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Biomedical devices

Biomedical devices

‘Therepi’ device delivers drugs straight to the heart

13 Jun 2018 Tami Freeman
Therepi device

After a patient has a heart attack, residual scarring can lead to heart failure. Current therapies, such as drugs, proteins and stem cells, could treat scarring – but these treatments are often delivered systemically, rather than directly to the site of the damage, and can require multiple doses to work.

Hoping to halt the progression from heart attack to heart failure, researchers from the USA and Ireland have developed an implantable device that sits directly on the heart and delivers drugs and other therapies directly to damaged heart tissue (Nature Biomed. Eng. 2 416).

The device, dubbed Therepi, is a small patch that is sutured onto the heart. The patch contains a sponge-like biomaterial that acts as a reservoir, holding and releasing therapies through a semi-permeable membrane. The biomaterial is connected to a port or pump outside the body, where therapies can be injected by the patient or a healthcare professional.

The reservoir also provides a unique opportunity for administering stem cell therapies. Rather than pass through the membrane into the heart, the cells stay within the reservoir where they produce paracrine factors that promote healing in the damaged heart tissue.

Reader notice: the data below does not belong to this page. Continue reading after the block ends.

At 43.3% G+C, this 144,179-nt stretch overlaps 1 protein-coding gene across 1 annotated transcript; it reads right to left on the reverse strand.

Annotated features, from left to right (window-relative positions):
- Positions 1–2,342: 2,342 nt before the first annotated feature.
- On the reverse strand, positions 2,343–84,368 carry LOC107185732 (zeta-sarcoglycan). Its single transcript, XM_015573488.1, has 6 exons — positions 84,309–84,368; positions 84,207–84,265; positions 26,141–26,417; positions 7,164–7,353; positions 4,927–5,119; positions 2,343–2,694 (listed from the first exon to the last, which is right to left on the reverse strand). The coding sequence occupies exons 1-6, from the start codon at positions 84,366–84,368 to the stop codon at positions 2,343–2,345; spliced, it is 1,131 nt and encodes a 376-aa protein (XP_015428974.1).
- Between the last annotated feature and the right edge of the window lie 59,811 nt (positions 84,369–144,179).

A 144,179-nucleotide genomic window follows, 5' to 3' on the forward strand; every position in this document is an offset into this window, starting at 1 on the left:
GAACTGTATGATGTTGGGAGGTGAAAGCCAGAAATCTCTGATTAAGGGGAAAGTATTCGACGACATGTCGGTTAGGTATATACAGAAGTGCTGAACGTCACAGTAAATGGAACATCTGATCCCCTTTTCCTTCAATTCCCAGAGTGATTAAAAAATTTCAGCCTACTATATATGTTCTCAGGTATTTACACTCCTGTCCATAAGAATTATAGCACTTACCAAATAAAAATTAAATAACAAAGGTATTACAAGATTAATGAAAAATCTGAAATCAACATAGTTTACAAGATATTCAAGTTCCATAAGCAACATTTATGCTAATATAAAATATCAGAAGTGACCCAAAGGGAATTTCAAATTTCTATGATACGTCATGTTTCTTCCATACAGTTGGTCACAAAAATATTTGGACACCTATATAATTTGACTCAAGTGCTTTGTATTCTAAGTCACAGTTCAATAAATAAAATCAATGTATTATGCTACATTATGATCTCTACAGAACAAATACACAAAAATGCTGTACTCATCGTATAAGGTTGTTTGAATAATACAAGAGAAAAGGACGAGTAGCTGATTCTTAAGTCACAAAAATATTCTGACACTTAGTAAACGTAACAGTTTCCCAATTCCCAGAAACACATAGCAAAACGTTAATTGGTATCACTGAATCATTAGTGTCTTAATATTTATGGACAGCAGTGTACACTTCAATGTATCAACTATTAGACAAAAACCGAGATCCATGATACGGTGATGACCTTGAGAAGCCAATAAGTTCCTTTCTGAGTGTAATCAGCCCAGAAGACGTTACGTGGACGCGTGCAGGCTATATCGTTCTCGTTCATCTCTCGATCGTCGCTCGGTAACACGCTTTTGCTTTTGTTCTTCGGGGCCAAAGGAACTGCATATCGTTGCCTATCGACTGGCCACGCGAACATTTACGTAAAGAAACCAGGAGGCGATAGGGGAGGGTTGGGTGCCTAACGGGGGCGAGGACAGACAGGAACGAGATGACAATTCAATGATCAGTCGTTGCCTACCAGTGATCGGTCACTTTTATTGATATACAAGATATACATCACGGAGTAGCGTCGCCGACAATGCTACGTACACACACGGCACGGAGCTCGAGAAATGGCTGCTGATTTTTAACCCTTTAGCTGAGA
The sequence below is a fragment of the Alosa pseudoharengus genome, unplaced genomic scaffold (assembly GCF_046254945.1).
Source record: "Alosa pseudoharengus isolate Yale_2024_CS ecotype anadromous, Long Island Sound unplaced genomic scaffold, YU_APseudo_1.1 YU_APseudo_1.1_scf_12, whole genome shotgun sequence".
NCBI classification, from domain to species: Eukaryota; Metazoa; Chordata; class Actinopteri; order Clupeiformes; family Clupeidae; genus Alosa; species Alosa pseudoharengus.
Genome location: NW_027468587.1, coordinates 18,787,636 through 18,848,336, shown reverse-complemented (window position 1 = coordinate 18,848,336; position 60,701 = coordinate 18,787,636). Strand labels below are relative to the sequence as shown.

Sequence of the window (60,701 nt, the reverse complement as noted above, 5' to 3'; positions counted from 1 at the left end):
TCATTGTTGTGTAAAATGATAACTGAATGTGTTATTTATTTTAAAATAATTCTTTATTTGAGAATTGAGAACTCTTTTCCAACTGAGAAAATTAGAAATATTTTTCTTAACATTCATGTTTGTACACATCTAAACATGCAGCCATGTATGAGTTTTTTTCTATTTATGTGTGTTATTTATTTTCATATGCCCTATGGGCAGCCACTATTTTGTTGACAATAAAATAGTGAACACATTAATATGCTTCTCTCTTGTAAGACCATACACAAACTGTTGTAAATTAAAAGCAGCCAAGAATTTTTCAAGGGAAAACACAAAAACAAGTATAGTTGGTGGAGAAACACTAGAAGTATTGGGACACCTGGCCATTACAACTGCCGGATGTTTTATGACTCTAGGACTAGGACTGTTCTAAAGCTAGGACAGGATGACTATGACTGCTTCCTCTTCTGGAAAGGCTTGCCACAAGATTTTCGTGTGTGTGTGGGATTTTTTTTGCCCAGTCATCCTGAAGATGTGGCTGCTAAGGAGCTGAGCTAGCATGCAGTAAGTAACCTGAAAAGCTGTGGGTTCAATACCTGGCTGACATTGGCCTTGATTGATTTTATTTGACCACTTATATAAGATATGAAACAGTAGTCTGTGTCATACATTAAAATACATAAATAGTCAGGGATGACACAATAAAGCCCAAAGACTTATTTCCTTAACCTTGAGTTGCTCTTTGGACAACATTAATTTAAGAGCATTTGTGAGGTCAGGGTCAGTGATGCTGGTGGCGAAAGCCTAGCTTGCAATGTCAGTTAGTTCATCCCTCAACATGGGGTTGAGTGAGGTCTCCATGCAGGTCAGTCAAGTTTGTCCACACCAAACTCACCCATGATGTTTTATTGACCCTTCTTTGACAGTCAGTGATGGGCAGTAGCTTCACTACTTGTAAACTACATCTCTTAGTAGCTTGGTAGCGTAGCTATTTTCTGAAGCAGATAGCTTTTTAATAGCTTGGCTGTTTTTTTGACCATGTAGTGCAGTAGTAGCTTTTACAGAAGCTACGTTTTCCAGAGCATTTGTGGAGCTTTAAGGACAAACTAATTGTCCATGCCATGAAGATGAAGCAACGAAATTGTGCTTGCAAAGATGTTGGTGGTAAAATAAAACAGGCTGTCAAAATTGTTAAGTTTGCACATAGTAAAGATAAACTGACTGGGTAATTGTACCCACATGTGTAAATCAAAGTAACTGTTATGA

Therepi reservoir

“The material we used to construct the reservoir was crucial. We needed it to act like a sponge so it could retain the therapy exactly where you need it,” says co-first author William Whyte, a PhD candidate at Trinity College Dublin and AMBER. “That is difficult to accomplish since the heart is constantly squeezing and moving.”

The team performed a pre-clinical study in a rat model, using the device to administer multiple doses of stem cells to a damaged heart over a four-week period. Hearts that received multiple dosages of cells via Therepi had more cardiac function than those who received only a single injection or no treatment at all.

“After a heart attack we could use this device to deliver therapy to prevent a patient from getting heart failure,” explains co-first author Ellen Roche from MIT. “If the patient already has some degree of heart failure, we can use the device to attenuate the progression.”

Therepi addresses the problems with current drug delivery methods by administering localized, non-invasive therapies as many times as needed. The device’s reservoir can be implanted on the heart in just one surgical procedure. By optimizing the design and adjusting the materials used to construct the reservoir, Therepi could also be used to treat diseases and health problems in other parts of the body.


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